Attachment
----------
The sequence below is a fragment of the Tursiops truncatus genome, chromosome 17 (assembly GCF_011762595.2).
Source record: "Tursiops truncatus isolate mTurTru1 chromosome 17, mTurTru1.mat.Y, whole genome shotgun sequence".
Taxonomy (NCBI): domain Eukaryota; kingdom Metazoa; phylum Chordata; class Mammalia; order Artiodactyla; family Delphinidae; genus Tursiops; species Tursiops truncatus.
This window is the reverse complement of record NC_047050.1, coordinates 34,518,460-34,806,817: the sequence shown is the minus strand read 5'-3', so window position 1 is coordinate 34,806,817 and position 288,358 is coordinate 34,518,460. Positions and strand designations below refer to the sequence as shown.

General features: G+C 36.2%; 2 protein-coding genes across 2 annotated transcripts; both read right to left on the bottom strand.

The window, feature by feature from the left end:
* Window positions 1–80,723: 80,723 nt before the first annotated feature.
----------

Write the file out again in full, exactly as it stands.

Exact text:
The sequence below is a fragment of the Tursiops truncatus genome, chromosome 17 (assembly GCF_011762595.2).
Source record: "Tursiops truncatus isolate mTurTru1 chromosome 17, mTurTru1.mat.Y, whole genome shotgun sequence".
Taxonomy (NCBI): domain Eukaryota; kingdom Metazoa; phylum Chordata; class Mammalia; order Artiodactyla; family Delphinidae; genus Tursiops; species Tursiops truncatus.
This window is the reverse complement of record NC_047050.1, coordinates 34,518,460-34,806,817: the sequence shown is the minus strand read 5'-3', so window position 1 is coordinate 34,806,817 and position 288,358 is coordinate 34,518,460. Positions and strand designations below refer to the sequence as shown.

General features: G+C 36.2%; 2 protein-coding genes across 2 annotated transcripts; both read right to left on the bottom strand.

The window, feature by feature from the left end:
* Window positions 1–80,723: 80,723 nt before the first annotated feature.